Arizona has become a haven for sects that practice polygamy and child bigamy because it lacks the laws needed to protect victims, an activist who left a polygamous marriage told state lawmakers Thursday.
“We’re destroying generation after generation of children by allowing this molestation of children to continue,” said Flora Jessop, executive director of the Child Protection Project, a group that helps those who leave polygamists.
Jessop testified before the House Committee on Human Services, which then endorsed a bill that would prevent judges from granting child custody or unsupervised parenting time to those involved in child bigamy.
Under Arizona law, child bigamy includes married adults taking minors as spouses and adults causing minors to marry adults who already have spouses.
HB 2009, introduced by Rep. David Lujan, D-Phoenix, would bar judges from awarding custody to a parent who engages in child bigamy unless a judge states in writing why that action poses no threat to the child.
“What we’re seeing is when women get the courage to leave these polygamist communities the first thing they do is go to the courts and try to get custody,” Lujan said. “And the courts time and time again are giving custody to the fathers, who continue to engage in forcing underage children to marry.”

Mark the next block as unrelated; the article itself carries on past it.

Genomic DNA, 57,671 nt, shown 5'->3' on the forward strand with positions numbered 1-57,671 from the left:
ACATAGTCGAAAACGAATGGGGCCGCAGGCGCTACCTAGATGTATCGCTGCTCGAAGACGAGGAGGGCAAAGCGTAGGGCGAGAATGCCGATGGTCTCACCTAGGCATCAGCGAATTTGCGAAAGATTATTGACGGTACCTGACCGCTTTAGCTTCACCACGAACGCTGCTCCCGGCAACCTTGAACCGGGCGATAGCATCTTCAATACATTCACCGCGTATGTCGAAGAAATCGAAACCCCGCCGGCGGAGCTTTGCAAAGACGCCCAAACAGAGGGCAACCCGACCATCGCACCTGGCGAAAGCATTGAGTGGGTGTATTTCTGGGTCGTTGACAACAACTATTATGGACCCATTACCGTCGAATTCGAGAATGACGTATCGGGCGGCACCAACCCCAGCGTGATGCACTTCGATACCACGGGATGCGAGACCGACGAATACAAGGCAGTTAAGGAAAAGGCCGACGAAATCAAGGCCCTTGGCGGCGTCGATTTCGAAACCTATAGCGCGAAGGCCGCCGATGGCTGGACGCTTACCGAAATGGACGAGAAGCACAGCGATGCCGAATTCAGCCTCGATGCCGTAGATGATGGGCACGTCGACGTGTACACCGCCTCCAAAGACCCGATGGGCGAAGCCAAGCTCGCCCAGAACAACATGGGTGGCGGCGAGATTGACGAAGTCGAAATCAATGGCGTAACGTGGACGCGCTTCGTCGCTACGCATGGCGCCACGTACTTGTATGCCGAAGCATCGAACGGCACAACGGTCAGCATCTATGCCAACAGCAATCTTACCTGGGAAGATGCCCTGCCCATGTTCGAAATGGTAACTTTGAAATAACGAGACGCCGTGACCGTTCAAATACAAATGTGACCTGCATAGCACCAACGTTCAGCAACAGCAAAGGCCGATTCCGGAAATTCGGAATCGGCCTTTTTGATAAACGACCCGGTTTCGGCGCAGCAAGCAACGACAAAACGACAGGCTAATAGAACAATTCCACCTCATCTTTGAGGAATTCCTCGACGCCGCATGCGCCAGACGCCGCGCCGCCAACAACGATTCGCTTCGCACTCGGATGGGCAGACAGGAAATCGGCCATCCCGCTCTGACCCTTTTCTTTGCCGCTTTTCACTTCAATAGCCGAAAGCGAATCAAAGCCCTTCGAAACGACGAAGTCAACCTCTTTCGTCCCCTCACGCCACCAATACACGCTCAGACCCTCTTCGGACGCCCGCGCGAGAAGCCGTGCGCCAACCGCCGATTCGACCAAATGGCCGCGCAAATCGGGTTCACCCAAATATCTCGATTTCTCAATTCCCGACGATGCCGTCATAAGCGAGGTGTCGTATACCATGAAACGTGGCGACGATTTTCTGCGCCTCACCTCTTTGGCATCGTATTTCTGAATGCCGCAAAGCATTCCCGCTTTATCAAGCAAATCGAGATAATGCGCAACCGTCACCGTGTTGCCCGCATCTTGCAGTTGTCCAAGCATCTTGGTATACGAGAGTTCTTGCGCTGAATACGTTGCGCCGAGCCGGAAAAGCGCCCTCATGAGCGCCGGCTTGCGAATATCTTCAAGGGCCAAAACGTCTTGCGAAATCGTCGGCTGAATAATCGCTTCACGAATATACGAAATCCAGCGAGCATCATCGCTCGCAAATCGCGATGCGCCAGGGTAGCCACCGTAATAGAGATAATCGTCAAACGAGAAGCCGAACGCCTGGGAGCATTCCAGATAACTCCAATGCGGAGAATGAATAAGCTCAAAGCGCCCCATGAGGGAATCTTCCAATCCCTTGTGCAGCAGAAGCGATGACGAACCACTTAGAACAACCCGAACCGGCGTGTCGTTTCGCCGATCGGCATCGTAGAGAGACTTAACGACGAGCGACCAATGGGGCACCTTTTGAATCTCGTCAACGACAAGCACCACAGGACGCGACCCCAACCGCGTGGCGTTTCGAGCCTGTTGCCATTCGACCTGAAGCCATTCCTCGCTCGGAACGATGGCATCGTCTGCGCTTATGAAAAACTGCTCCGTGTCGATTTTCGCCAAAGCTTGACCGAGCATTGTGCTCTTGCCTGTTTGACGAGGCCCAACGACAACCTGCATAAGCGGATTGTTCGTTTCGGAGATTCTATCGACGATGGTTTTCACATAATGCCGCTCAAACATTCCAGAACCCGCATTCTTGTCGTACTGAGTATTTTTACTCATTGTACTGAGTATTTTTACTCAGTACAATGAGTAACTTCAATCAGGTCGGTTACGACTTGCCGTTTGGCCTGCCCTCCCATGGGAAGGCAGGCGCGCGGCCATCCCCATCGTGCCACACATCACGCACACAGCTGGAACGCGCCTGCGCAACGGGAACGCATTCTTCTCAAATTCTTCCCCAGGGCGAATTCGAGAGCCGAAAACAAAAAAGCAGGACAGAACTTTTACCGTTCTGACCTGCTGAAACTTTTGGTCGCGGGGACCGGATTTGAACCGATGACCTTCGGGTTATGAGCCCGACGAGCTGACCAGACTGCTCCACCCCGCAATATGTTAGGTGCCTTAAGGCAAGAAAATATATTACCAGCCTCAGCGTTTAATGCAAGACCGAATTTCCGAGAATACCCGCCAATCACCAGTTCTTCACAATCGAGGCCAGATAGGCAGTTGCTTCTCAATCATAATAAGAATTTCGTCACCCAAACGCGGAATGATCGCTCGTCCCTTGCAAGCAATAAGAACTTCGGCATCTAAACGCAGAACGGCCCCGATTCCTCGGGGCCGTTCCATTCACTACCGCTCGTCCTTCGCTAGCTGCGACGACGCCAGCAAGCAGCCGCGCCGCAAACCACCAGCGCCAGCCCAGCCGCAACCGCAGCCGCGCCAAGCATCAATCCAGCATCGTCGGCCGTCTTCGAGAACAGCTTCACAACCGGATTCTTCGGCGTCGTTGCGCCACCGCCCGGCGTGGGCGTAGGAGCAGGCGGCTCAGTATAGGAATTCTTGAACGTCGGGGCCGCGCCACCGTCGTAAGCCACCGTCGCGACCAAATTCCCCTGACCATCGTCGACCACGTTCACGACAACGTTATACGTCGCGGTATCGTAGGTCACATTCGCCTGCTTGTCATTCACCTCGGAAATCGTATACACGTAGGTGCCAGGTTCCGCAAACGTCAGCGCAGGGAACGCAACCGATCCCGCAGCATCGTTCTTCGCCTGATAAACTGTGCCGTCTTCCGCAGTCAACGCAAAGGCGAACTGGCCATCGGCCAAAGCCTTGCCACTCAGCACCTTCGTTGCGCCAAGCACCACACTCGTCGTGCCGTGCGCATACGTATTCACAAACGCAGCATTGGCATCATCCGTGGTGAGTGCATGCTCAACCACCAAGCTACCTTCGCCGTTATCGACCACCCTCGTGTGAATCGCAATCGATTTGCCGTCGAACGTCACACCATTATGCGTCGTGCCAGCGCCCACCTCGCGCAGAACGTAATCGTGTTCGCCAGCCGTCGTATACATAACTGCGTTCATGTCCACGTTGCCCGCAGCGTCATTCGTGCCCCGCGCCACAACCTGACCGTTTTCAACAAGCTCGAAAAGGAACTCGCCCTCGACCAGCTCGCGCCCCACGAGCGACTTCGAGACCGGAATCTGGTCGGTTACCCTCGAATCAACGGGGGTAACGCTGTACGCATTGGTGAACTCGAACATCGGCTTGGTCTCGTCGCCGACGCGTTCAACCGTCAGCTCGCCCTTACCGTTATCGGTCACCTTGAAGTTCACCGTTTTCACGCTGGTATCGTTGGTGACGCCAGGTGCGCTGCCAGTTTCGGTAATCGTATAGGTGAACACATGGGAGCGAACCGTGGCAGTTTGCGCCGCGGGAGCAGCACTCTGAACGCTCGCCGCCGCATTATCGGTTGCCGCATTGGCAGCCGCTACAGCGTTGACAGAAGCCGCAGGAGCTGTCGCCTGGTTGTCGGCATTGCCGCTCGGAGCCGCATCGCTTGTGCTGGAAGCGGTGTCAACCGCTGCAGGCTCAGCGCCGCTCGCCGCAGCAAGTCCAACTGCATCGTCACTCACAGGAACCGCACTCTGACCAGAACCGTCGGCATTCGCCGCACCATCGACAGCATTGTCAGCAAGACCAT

Mohave County Supervisor Buster Johnson, who addressed the committee, said he has seen firsthand the abuse children suffer in polygamist communities.
“This will be one more tool that we can use in hopefully breaking that cycle,” Johnson said.
The committee voted 8-0 in favor, with two members absent, forwarding the bill to the House Judiciary Committee.
“I hope that this year the Legislature does the right thing, (and) we get this past the body,” Rep. Chad Campbell, D-Phoenix, said in explaining his vote. “I can’t believe we’re still debating this issue.”
The bill is similar to one pressed unsuccessfully last year by Lujan, who also is a staff attorney for the Arizona chapter of Justice for Children, a national child advocacy organization.
That bill, which passed one House committee but stalled in another, also covered those who engage in polygamy. This session, Lujan’s bill deals only with cases of child bigamy.
Attorney General Terry Goddard applauded Lujan’s bill, saying child bigamy is a problem in Colorado City and other isolated towns in northern Arizona. Goddard said women who escape polygamous marriages often are forced to leave their children behind.
“When a parent makes the very difficult and sometimes wrenching decision to leave a polygamist situation, the courts should not be involved in forcing the children to go back,” Goddard said.
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